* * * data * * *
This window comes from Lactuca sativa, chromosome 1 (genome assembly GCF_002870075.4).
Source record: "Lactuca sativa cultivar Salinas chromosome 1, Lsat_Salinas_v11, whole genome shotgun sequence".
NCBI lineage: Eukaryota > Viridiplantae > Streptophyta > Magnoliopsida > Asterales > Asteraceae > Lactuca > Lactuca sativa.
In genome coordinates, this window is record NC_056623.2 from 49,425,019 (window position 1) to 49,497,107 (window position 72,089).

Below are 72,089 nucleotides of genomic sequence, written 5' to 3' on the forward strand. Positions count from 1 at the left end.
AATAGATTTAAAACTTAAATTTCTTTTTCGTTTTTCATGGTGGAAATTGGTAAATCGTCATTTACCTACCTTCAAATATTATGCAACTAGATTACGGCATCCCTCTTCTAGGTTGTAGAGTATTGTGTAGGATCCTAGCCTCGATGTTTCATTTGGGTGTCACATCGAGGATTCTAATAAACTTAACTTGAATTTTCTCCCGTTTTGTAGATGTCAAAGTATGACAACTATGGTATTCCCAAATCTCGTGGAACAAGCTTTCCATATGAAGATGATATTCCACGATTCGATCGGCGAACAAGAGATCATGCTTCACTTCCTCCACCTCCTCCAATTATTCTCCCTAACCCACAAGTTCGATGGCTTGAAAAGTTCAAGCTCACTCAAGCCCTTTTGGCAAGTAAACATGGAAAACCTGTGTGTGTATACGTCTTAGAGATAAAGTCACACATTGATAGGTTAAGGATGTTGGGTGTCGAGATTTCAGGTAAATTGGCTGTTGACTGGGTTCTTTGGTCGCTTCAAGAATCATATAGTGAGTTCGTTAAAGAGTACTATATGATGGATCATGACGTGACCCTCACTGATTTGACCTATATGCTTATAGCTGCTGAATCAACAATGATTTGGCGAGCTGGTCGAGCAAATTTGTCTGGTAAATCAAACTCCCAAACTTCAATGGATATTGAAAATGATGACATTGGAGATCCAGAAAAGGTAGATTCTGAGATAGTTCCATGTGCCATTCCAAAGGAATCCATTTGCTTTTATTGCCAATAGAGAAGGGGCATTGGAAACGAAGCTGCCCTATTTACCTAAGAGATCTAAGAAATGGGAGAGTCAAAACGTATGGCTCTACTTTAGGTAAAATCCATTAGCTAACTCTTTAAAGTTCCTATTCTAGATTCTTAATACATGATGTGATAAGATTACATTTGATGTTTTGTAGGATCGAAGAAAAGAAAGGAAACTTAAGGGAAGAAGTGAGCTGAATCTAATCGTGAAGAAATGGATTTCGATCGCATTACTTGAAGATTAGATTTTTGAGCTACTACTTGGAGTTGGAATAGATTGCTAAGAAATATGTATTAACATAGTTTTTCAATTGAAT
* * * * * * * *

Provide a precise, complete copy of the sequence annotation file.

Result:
This window comes from Lactuca sativa, chromosome 1 (genome assembly GCF_002870075.4).
Source record: "Lactuca sativa cultivar Salinas chromosome 1, Lsat_Salinas_v11, whole genome shotgun sequence".
NCBI lineage: Eukaryota > Viridiplantae > Streptophyta > Magnoliopsida > Asterales > Asteraceae > Lactuca > Lactuca sativa.
In genome coordinates, this window is record NC_056623.2 from 49,425,019 (window position 1) to 49,497,107 (window position 72,089).

Below are 72,089 nucleotides of genomic sequence, written 5' to 3' on the forward strand. Positions count from 1 at the left end.
AATAGATTTAAAACTTAAATTTCTTTTTCGTTTTTCATGGTGGAAATTGGTAAATCGTCATTTACCTACCTTCAAATATTATGCAACTAGATTACGGCATCCCTCTTCTAGGTTGTAGAGTATTGTGTAGGATCCTAGCCTCGATGTTTCATTTGGGTGTCACATCGAGGATTCTAATAAACTTAACTTGAATTTTCTCCCGTTTTGTAGATGTCAAAGTATGACAACTATGGTATTCCCAAATCTCGTGGAACAAGCTTTCCATATGAAGATGATATTCCACGATTCGATCGGCGAACAAGAGATCATGCTTCACTTCCTCCACCTCCTCCAATTATTCTCCCTAACCCACAAGTTCGATGGCTTGAAAAGTTCAAGCTCACTCAAGCCCTTTTGGCAAGTAAACATGGAAAACCTGTGTGTGTATACGTCTTAGAGATAAAGTCACACATTGATAGGTTAAGGATGTTGGGTGTCGAGATTTCAGGTAAATTGGCTGTTGACTGGGTTCTTTGGTCGCTTCAAGAATCATATAGTGAGTTCGTTAAAGAGTACTATATGATGGATCATGACGTGACCCTCACTGATTTGACCTATATGCTTATAGCTGCTGAATCAACAATGATTTGGCGAGCTGGTCGAGCAAATTTGTCTGGTAAATCAAACTCCCAAACTTCAATGGATATTGAAAATGATGACATTGGAGATCCAGAAAAGGTAGATTCTGAGATAGTTCCATGTGCCATTCCAAAGGAATCCATTTGCTTTTATTGCCAATAGAGAAGGGGCATTGGAAACGAAGCTGCCCTATTTACCTAAGAGATCTAAGAAATGGGAGAGTCAAAACGTATGGCTCTACTTTAGGTAAAATCCATTAGCTAACTCTTTAAAGTTCCTATTCTAGATTCTTAATACATGATGTGATAAGATTACATTTGATGTTTTGTAGGATCGAAGAAAAGAAAGGAAACTTAAGGGAAGAAGTGAGCTGAATCTAATCGTGAAGAAATGGATTTCGATCGCATTACTTGAAGATTAGATTTTTGAGCTACTACTTGGAGTTGGAATAGATTGCTAAGAAATATGTATTAACATAGTTTTTCAATTGAAT